December 16, 2014 report
NIST physicists build a watt balance using LEGO blocks to measure Planck's constant
(Phys.org)—A team of physicists at the National Institute of Standards and Technology (NIST) outside of Washington D.C. has found a way to bring physics to the masses—they've designed and built a watt balance based on LEGO blocks. They've also written a paper and uploaded it to the preprint server arXiv in which they describe their device and how it was built it, should readers wish to construct one of their own.
To understand why the team at NIST would do such a thing requires a bit of background. Over the last century or so, scientists have been slowly replacing physical artifacts used for measurement, with devices that are based on more standard phenomenon—the meter, for example, is now based on time, rather than a rod sitting in a building. The lone holdout has been the kilogram, which is still defined by a chunk of metal sitting in a vault in France. But that's going to change soon, as the International System of Units is reviewing possibilities—one of which are devices based on measuring the value of Planck's constant to a certain degree of accuracy. Planck's constant describes the relationship between the energy and frequency of an electromagnetic wave. One kind of device that can be used to measure mass based on Planck's constant or taken the other way, to find a value for Planck's constant based on a known mass, is called a watt balance. It does its work by balancing the force exerted by gravity with the force of current in a coil—the mass of an object can be calculated by comparing the mechanical power to the electrical power in the device.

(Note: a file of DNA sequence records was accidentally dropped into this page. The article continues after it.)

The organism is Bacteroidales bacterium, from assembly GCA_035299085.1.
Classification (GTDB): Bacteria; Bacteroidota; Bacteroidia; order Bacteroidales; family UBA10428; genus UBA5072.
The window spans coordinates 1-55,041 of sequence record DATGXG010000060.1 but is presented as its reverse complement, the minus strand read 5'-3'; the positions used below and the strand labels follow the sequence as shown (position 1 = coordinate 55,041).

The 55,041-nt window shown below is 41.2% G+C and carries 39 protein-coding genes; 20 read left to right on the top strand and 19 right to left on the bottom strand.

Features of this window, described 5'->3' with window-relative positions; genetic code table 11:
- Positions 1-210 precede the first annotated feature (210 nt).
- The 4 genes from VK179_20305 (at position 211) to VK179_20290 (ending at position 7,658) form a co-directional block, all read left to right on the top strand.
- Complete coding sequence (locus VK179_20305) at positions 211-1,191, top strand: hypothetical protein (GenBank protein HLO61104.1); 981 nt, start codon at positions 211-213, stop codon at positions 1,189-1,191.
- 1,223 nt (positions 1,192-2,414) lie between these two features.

Scientists at NIST and other places have built elaborate and expensive watt balances, but in this new effort, they wanted to find a way to create one that anyone could build, and they found a way to do so by basing it on LEGO blocks—they actually built three, one of which they chose to outline in detail, describing not only how it works, but the parts used so that other's could build one too. Their design, they say would require a would-be constructor to lay down just $634 for all the parts, which include 2 sub- milliwatt lasers, photodiode, controllers, etc. They note that some industrious sorts would likely be able to reduce costs using other less expensive parts they source themselves.
A global effort to redefine our International System of Units (SI) is underway and the change to the new system is expected to occur in 2018. Within the newly redefined SI, the present base units will still exist but be derived from fixed numerical values of seven reference constants. More specifically, the unit of mass, the kilogram, will be realized through a fixed value of the Planck constant h. For instance, a watt balance can be used to realize the kilogram unit of mass within a few parts in 108. Such a balance has been designed and constructed at the National Institute of Standards and Technology. For educational outreach and to demonstrate the principle, we have constructed a LEGO tabletop watt balance capable of measuring a gram size mass to 1 % relative uncertainty. This article presents the design, construction, and performance of the LEGO watt balance and its ability to determine h.
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